It's almost graduation season, which means it's time for a whole new wave of newbie designers to enter the workforce. If you're one of them, read on.
In my seven or so years as a "real" design professional, I've been a reviewer at plenty of portfolio showcases. I've also hired a handful of interns, given a slew of studio tours and fielded countless emails from young prospects. And in almost every case, I'm sorely disappointed.
To help out these new graphic design grads, I've written the following ten tips as a sort of public service announcement. If you've already got some rockin' pieces in your portfolio, then this advice should help you get hired at your dream first job.
1. Get an Internship
Designing in an academic environment couldn't be further removed from the realities of designing in a "real" workplace. In school, you aren't billing by the hour. You don't have a shoestring budget for printing. You don't have clients who are changing the project scope every two hours. In other words, you're working in a fantasy world of unlimited time and money without any of the restrictions that exist at an actual agency. An internship will prepare you for the realities of working with real clients who have a real budget and need work on a real deadline. Getting this experience before graduation will set you ahead of everyone else who only has schoolwork in their portfolio.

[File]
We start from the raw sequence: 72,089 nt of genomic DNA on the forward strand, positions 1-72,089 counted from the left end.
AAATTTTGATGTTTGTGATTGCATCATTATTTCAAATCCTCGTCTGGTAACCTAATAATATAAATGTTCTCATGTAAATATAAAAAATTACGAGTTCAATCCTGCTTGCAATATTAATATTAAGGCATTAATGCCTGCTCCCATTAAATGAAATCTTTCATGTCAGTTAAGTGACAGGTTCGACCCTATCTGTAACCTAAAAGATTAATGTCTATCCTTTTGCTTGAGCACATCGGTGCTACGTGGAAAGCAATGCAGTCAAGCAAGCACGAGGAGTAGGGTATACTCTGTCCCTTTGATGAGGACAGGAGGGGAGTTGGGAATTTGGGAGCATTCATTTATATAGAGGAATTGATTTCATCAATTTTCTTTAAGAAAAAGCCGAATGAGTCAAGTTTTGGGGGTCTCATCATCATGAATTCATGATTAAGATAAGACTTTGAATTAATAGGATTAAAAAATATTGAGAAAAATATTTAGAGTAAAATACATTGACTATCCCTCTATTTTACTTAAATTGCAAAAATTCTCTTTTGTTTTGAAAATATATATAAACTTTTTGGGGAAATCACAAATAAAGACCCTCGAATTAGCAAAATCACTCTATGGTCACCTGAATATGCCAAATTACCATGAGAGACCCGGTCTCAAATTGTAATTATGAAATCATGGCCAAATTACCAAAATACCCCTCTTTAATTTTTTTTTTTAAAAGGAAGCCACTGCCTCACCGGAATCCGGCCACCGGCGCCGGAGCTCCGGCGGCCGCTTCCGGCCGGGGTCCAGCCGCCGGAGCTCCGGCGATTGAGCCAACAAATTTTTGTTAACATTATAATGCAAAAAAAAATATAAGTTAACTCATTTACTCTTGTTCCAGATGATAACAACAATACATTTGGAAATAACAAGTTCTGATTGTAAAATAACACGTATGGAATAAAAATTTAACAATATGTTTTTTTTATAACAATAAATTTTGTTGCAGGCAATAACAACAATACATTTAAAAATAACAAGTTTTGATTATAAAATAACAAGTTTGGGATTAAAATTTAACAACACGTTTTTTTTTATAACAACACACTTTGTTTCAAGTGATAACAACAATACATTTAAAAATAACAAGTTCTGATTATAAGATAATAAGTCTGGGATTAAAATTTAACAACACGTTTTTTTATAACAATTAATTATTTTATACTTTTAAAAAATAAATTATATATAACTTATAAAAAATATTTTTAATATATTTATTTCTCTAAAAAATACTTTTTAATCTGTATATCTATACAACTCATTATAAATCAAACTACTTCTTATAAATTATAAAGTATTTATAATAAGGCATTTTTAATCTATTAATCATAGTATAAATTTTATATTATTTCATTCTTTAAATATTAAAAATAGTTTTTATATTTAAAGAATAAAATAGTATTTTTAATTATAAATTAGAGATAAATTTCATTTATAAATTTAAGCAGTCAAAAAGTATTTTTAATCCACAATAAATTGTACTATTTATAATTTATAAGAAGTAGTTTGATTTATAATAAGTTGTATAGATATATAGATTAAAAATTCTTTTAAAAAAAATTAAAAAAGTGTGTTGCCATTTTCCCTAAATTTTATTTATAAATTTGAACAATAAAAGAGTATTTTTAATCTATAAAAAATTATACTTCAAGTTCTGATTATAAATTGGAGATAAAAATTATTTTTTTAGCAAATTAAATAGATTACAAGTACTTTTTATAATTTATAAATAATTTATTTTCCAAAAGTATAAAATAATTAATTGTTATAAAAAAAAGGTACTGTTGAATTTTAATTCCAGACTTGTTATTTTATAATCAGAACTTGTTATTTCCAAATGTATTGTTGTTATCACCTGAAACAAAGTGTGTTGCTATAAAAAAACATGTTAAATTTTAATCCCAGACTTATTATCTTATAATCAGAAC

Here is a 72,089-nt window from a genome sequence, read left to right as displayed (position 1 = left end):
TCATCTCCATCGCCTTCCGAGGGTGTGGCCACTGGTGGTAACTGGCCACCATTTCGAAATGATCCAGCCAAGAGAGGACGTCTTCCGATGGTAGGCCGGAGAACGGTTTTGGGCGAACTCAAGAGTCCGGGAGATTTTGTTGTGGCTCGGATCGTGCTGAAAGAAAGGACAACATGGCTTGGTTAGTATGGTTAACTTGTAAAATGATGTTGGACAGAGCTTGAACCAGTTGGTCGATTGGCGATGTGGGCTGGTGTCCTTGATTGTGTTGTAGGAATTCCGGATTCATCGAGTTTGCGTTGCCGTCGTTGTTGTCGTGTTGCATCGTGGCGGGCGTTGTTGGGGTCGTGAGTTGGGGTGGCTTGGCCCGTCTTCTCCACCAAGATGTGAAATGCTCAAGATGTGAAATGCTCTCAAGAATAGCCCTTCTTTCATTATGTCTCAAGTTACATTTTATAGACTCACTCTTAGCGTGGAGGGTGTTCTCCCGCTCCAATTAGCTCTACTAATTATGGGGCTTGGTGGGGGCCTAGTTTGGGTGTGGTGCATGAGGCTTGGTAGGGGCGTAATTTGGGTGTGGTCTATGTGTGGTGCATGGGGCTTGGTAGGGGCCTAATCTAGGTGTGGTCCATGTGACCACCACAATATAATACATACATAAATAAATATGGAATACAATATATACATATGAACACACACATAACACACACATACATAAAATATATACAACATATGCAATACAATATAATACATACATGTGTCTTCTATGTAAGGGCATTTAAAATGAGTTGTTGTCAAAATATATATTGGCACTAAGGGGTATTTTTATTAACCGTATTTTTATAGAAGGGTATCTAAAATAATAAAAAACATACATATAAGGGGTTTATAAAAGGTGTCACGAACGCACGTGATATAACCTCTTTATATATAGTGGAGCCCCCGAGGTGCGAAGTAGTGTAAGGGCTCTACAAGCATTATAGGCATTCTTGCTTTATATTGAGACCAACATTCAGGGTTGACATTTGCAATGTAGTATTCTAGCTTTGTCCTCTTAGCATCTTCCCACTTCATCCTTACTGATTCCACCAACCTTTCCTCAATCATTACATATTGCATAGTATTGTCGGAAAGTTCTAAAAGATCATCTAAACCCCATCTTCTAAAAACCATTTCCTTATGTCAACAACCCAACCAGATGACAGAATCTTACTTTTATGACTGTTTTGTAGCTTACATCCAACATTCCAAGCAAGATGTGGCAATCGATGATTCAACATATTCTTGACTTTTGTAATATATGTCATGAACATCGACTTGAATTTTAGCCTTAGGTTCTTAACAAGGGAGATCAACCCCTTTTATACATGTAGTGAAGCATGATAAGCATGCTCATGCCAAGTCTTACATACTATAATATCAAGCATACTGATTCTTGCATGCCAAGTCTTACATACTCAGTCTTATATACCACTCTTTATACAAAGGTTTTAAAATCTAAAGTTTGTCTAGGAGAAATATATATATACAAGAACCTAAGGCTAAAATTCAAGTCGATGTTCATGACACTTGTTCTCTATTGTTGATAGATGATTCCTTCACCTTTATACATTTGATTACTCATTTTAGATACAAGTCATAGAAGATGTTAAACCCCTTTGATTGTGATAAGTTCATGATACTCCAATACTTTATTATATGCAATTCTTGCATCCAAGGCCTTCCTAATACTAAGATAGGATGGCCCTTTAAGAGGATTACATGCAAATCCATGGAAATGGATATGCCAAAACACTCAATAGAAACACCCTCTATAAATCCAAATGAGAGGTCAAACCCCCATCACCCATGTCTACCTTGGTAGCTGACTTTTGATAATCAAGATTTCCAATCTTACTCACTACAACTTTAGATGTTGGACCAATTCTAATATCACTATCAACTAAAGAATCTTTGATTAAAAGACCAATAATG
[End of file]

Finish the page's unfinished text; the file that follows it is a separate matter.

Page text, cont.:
2. Ask for a Studio Tour
Ask for an interview and people will tell you they're not hiring. Ask for a "quick studio tour" at an agency you really admire and you'll get right through the door. Sure, we all know that's code for "I-really-hope-you'll-hire-me-in-the-future," but it's must less intimidating for creative directors. Don't believe me? When I was applying for a new job a few years ago, I contacted 11 different agencies around Cleveland. I heard back from nine creative directors. I went in for eight studio tours. And one of those places hired me only three months later for a job that they never even posted publicly.
3. Cut Down Your Portfolio
I don't need (or want!) to see every piece you've designed since the first semester of your freshman year. I have a short attention span. I'll know if I like your stuff within the first few pages. Make me sit through 20+ brochure samples and I'll not only be bored to tears, but I'll also find more things to pick apart. Instead, only feature your absolute best work that excites you and relates to the company where you're interviewing. For a new grad, this usually means 7-10 pieces. Period. Oh, and don't hand me anything longer than a 1-page resume. It makes me think you're either egotistical or can't self-edit your ideas.
4. Customize Your Portfolio
If you're interviewing at a publishing house, you don't need to include trade show graphics. If you're interviewing at a web firm, they probably don't care about your logo designs. Know what each specific company does and pack your portfolio with that type of work. Your other stuff may be "pretty," but your potential boss only cares that you will be able to excel at the position for which you're being hired. So, if you're a fabulous illustrator, go ahead and include a single example of your character drawings (maybe they'll use those skills on a special one-off project)…just make sure that the rest of your book is packed with more relevant samples.